Law Review
and wrote my first article, the supervising professor didn’t think that my article about
polling was related to legislation, which is what the law is all about. His comment was that I could not write and that I would never be able to write. The works that I have written as set forth in the previous paragraph indicate that one of us was wrong, and it appears to have been the professor.

I Am One Lucky Guy

I am just one lucky guy. I met this lawyer in the lobby of our apartment building, you know the kind, a “Lawyer-Lawyer,” one who did all that dull stuff that lawyers were supposed to do, and he says to me, “Hey, Don, why don’t you retire?” And I says to him, “What would I do? I would just go nuts.” And he says to me, “Oh, you can read books and you can go to theatre and you can…” And I said, “That’s what I do now, and I get paid for it.”

I just said I am one lucky guy, and I have said that and keep saying it, and someone always cuts me off and insists that I must have done something to make it all happen and it’s not just luck. Well, go figure now, I was the only survivor of my company in World War II—the rest were killed crossing the Roer in Germany; pretty lucky. I met my wife and we have had sixty-six great years together, almost sixty-seven; pretty lucky. I have wonderful children, grandchildren, a great-granddaughter, and they all not only talk to Annie and me, but I am under the impression they love us; pretty lucky. I am in a business I didn’t know existed, representing theatre people, all kinds of theatre people, some famous, the good, the almost bad, and the indifferent, but never boring; pretty lucky. I have written a bunch of books, taught all over the US and Canada, and I only had one student fall asleep on me while I was teaching; pretty lucky. Not pretty lucky; darn lucky.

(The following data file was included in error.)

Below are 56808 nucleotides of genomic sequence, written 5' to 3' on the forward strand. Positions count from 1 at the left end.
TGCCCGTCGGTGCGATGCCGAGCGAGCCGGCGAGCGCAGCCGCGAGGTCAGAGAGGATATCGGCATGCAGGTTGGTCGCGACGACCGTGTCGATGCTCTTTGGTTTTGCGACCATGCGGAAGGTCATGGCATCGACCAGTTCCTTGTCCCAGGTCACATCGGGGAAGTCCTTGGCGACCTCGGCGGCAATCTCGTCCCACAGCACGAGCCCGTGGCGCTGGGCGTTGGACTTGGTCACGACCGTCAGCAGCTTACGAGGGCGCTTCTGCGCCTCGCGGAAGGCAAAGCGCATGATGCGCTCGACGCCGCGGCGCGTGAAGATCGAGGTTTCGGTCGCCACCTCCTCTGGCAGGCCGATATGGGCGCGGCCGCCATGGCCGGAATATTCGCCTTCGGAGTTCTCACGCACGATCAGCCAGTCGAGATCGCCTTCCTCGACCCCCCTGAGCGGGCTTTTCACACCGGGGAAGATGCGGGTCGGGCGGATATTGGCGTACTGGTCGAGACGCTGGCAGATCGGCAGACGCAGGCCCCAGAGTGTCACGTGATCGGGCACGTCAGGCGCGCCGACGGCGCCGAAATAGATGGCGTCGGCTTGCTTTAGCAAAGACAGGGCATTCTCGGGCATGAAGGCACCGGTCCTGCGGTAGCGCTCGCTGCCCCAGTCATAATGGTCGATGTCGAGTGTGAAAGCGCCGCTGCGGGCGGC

When I was fifteen, I was not only lucky to play the tympani in the orchestra with Jascha Heifetz, I was just one of the few in Lincoln, Nebraska, who owned a putt-putt. For years Cushman Motor Works had manufactured farm machinery in Lincoln, and then when the Depression hit in the thirties, things went bad for the farmers and Cushman was not selling farm equipment. The company was on the verge of bankruptcy, and then a young high school student put a Cushman motor and a seat on a scooter, and the putt-putt was born. This was the beginning of the moped industry in the United States. They probably had something like them in Italy, but no one here had any knowledge of them. The Cushman Motor Works was so appreciative that they gave the young man who thought of the idea a new putt-putt.